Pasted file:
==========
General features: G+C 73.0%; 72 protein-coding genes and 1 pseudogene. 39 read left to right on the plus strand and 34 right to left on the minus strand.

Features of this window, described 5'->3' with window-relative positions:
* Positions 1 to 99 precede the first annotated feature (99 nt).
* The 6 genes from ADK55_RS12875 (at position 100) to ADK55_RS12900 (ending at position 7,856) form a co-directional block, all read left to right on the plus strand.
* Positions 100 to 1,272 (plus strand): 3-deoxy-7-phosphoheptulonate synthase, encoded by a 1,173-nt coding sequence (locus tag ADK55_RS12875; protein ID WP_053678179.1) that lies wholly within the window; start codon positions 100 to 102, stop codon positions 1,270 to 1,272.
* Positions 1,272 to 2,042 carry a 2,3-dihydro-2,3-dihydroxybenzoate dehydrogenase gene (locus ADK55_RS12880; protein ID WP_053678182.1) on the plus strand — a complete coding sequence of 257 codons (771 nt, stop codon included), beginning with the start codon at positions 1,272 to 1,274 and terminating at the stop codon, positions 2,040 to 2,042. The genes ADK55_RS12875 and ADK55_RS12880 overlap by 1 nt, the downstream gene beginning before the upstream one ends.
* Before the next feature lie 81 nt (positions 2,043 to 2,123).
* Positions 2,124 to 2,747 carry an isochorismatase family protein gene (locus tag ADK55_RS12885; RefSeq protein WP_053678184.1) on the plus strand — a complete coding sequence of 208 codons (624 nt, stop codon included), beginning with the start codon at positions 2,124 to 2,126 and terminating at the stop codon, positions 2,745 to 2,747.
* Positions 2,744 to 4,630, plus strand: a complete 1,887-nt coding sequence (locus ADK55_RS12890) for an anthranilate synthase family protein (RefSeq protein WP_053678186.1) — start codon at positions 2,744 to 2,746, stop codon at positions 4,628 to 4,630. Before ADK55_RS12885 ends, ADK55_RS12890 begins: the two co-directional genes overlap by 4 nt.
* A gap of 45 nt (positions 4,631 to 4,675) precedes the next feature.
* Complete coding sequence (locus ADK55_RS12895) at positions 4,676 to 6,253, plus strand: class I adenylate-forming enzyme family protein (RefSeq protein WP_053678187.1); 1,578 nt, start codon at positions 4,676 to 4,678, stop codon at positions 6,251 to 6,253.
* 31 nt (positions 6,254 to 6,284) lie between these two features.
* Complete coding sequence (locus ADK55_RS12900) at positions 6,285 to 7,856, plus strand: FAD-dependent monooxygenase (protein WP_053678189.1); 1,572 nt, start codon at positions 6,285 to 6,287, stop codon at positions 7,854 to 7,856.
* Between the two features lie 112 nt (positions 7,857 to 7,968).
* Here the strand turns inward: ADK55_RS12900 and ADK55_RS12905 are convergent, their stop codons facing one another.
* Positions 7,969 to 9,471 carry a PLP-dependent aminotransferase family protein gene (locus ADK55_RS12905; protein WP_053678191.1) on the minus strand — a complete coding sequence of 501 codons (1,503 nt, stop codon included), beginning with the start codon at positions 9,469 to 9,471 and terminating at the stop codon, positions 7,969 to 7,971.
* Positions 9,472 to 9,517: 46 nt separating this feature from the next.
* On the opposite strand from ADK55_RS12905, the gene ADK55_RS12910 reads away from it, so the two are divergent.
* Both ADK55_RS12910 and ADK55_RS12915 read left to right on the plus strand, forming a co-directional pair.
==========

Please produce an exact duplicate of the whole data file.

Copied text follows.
General features: G+C 73.0%; 72 protein-coding genes and 1 pseudogene. 39 read left to right on the plus strand and 34 right to left on the minus strand.

Features of this window, described 5'->3' with window-relative positions:
* Positions 1 to 99 precede the first annotated feature (99 nt).
* The 6 genes from ADK55_RS12875 (at position 100) to ADK55_RS12900 (ending at position 7,856) form a co-directional block, all read left to right on the plus strand.
* Positions 100 to 1,272 (plus strand): 3-deoxy-7-phosphoheptulonate synthase, encoded by a 1,173-nt coding sequence (locus tag ADK55_RS12875; protein ID WP_053678179.1) that lies wholly within the window; start codon positions 100 to 102, stop codon positions 1,270 to 1,272.
* Positions 1,272 to 2,042 carry a 2,3-dihydro-2,3-dihydroxybenzoate dehydrogenase gene (locus ADK55_RS12880; protein ID WP_053678182.1) on the plus strand — a complete coding sequence of 257 codons (771 nt, stop codon included), beginning with the start codon at positions 1,272 to 1,274 and terminating at the stop codon, positions 2,040 to 2,042. The genes ADK55_RS12875 and ADK55_RS12880 overlap by 1 nt, the downstream gene beginning before the upstream one ends.
* Before the next feature lie 81 nt (positions 2,043 to 2,123).
* Positions 2,124 to 2,747 carry an isochorismatase family protein gene (locus tag ADK55_RS12885; RefSeq protein WP_053678184.1) on the plus strand — a complete coding sequence of 208 codons (624 nt, stop codon included), beginning with the start codon at positions 2,124 to 2,126 and terminating at the stop codon, positions 2,745 to 2,747.
* Positions 2,744 to 4,630, plus strand: a complete 1,887-nt coding sequence (locus ADK55_RS12890) for an anthranilate synthase family protein (RefSeq protein WP_053678186.1) — start codon at positions 2,744 to 2,746, stop codon at positions 4,628 to 4,630. Before ADK55_RS12885 ends, ADK55_RS12890 begins: the two co-directional genes overlap by 4 nt.
* A gap of 45 nt (positions 4,631 to 4,675) precedes the next feature.
* Complete coding sequence (locus ADK55_RS12895) at positions 4,676 to 6,253, plus strand: class I adenylate-forming enzyme family protein (RefSeq protein WP_053678187.1); 1,578 nt, start codon at positions 4,676 to 4,678, stop codon at positions 6,251 to 6,253.
* 31 nt (positions 6,254 to 6,284) lie between these two features.
* Complete coding sequence (locus ADK55_RS12900) at positions 6,285 to 7,856, plus strand: FAD-dependent monooxygenase (protein WP_053678189.1); 1,572 nt, start codon at positions 6,285 to 6,287, stop codon at positions 7,854 to 7,856.
* Between the two features lie 112 nt (positions 7,857 to 7,968).
* Here the strand turns inward: ADK55_RS12900 and ADK55_RS12905 are convergent, their stop codons facing one another.
* Positions 7,969 to 9,471 carry a PLP-dependent aminotransferase family protein gene (locus ADK55_RS12905; protein WP_053678191.1) on the minus strand — a complete coding sequence of 501 codons (1,503 nt, stop codon included), beginning with the start codon at positions 9,469 to 9,471 and terminating at the stop codon, positions 7,969 to 7,971.
* Positions 9,472 to 9,517: 46 nt separating this feature from the next.
* On the opposite strand from ADK55_RS12905, the gene ADK55_RS12910 reads away from it, so the two are divergent.
* Both ADK55_RS12910 and ADK55_RS12915 read left to right on the plus strand, forming a co-directional pair.